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A fortnight is a unit of time equal to 14 days (2 weeks). The word derives from the Old English: fēowertyne niht, meaning "fourteen nights". Fortnight and fortnightly are commonly used words in the English-speaking world, where many wages and salaries and most social security benefits are paid on a fortnightly basis, except North America, where it is rare outside of some Canadian regions and insular traditional communities (e.g. Amish) in the United States. American and Canadian payroll systems may use the term biweekly in reference to pay periods every two weeks. Neither term should be confused with semimonthly (in one year there are 26 fortnightly or biweekly versus 24 semimonthly pay periods).
- For more information see eclipse cycle.
In astronomy, a fortnight is half a synodic month, the mean average time between a full moon and a new moon (and vice versa). This is equal to 3 months. In the Hindu calendar this period is called a Paksha (also Paksa) and consists of 15 Tithi.
In other languages
In many languages, there is no single word for a two-week period and the equivalents of "two weeks", "14 days" or (counting inclusively) "15 days" have to be used. Among the romance languages, there are the terms quincena (or quince días) in Spanish and Galician, quinzena (Portuguese and Catalan), quindicina (Italian),and quinzaine (French), all meaning "15 days"; Italian also has the word "bisettimanale", literally meaning biweekly. Similarly, in Greek, the term δεκαπενθήμερο (dekapenthímero), meaning "15 days", is also used. In Hebrew, the single-word (shvu′ayim) שבועיים means exactly "two weeks". In Arabic, a similar single-word is used (osbu′ayn) أسبوعين, also meaning "two weeks". ( The Hindu calendar uses the Sanskrit word "paksha" to mean one half of a lunar month, which is between 14 and 15 solar days. In Welsh, the term pythefnos, meaning "15 nights", is used instead. This is in keeping with the Welsh term for a week, which is wythnos ("eight nights"). In Irish, the term coicís and in Czech the terms čtrnáctidenní and dvoutýdenní have the same meaning as fortnight.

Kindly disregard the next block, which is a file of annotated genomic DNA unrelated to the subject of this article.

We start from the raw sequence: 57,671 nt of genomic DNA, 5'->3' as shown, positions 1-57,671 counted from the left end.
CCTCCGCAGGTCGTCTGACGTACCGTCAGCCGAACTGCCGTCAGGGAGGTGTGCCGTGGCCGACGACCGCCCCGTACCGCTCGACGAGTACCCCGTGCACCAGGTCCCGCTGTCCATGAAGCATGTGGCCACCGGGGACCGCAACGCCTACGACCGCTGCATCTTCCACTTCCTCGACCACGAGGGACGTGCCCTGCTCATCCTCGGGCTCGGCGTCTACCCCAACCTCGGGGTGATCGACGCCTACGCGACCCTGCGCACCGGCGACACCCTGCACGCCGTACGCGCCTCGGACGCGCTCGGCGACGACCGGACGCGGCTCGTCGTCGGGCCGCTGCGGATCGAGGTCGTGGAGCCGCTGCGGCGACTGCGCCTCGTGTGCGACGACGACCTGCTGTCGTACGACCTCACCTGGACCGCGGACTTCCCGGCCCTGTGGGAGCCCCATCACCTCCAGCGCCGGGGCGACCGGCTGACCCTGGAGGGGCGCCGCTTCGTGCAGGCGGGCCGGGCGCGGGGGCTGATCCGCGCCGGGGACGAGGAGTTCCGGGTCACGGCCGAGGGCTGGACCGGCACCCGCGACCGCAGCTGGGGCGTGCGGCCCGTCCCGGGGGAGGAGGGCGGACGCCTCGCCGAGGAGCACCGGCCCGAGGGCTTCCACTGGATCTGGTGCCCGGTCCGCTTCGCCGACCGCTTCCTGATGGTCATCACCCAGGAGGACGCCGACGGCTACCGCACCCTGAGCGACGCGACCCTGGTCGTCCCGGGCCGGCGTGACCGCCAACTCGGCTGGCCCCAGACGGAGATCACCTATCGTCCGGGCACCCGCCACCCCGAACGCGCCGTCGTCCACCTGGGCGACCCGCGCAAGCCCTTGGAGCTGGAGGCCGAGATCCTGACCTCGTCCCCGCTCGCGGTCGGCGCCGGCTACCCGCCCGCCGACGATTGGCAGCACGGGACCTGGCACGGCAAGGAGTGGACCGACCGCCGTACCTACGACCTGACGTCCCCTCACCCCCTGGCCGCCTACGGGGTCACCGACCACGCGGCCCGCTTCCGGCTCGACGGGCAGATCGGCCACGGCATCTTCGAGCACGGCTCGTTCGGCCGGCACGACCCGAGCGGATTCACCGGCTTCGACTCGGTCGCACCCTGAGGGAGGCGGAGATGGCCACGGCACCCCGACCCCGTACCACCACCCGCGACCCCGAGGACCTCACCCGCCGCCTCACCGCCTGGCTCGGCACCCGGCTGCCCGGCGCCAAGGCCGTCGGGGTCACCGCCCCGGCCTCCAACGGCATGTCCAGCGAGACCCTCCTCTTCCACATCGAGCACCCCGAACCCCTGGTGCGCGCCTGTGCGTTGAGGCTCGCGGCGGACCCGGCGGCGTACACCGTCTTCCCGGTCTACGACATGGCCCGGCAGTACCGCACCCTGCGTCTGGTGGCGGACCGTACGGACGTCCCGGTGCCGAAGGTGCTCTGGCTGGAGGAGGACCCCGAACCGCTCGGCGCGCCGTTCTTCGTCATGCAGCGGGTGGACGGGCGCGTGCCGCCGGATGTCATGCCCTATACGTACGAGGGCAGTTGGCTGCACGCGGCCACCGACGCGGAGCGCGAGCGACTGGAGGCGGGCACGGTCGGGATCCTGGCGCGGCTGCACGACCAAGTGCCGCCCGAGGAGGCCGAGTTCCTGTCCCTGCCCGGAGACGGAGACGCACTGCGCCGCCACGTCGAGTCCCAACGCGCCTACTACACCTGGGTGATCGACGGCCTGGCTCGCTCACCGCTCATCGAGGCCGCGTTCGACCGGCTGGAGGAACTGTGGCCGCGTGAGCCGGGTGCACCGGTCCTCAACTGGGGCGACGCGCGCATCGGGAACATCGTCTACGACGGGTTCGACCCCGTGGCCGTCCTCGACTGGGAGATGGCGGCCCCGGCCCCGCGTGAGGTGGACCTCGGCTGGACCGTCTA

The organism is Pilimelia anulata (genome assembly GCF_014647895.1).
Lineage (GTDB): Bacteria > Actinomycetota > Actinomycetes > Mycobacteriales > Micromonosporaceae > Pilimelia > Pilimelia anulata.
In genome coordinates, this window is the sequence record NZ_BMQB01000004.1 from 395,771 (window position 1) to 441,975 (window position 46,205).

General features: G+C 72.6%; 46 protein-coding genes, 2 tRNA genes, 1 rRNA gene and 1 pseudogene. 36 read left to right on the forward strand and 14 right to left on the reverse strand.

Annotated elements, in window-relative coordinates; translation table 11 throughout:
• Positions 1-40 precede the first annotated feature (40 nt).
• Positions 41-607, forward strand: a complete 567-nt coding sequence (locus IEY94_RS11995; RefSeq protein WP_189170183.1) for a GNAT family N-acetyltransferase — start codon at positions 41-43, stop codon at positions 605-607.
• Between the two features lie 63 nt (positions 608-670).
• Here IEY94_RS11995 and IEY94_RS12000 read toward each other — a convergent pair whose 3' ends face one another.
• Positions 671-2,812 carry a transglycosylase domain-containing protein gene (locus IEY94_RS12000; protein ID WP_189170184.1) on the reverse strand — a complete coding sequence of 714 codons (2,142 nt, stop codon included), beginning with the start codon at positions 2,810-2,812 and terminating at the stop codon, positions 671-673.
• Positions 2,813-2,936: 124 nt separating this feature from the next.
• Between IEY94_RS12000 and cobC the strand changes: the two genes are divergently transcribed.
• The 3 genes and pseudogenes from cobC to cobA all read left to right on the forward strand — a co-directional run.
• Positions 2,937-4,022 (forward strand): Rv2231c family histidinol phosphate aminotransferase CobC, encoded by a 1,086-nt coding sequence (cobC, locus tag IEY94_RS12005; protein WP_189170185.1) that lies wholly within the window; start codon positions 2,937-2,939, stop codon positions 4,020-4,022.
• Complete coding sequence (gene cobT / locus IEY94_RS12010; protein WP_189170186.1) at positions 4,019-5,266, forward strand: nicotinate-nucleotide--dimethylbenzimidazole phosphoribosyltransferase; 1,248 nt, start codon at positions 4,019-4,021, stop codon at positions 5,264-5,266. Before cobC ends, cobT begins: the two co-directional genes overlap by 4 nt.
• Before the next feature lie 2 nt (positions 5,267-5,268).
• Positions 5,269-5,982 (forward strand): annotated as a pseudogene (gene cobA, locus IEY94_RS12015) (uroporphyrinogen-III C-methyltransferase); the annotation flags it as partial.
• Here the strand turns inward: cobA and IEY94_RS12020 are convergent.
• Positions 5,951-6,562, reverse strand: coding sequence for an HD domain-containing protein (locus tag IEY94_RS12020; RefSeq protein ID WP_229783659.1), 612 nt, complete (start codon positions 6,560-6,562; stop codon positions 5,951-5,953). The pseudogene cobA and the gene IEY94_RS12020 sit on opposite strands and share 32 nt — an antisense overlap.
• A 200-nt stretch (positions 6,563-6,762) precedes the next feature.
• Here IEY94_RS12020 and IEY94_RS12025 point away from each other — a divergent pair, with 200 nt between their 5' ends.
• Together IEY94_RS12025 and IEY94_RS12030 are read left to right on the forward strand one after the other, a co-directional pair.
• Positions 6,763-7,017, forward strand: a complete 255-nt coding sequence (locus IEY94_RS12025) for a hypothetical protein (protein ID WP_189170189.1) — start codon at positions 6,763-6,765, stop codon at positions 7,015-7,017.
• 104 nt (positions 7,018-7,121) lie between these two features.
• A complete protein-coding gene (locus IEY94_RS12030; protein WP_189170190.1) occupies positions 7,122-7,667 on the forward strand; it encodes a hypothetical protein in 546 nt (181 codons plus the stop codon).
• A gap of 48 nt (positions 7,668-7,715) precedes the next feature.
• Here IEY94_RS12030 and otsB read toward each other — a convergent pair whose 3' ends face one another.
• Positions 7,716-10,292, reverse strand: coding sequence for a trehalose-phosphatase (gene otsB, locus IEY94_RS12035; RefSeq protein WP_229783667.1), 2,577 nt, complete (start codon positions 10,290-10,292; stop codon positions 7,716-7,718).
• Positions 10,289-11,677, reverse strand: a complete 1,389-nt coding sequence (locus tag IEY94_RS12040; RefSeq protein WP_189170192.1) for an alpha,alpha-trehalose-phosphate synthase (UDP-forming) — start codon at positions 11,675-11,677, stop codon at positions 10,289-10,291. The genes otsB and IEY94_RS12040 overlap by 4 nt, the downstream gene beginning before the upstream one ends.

- The Concise Oxford Dictionary, 5th Edition, 1964, p. 480
- Senight, sennight or se'night (seven-night), an old word for the week, was still in use in the early 19th century, to judge from Jane Austen's letters.
- "Australian Government - How much Disability Support Pension do I get?". Archived from the original on 2008-04-16. Retrieved 2008-05-22.
- Littmann, Mark; Fred Espenak, Ken Willcox (2008). Totality: Eclipses of the Sun. Oxford University Press. ISBN 0-19-953209-5.
- Synodic Month definition Eric W. Weisstein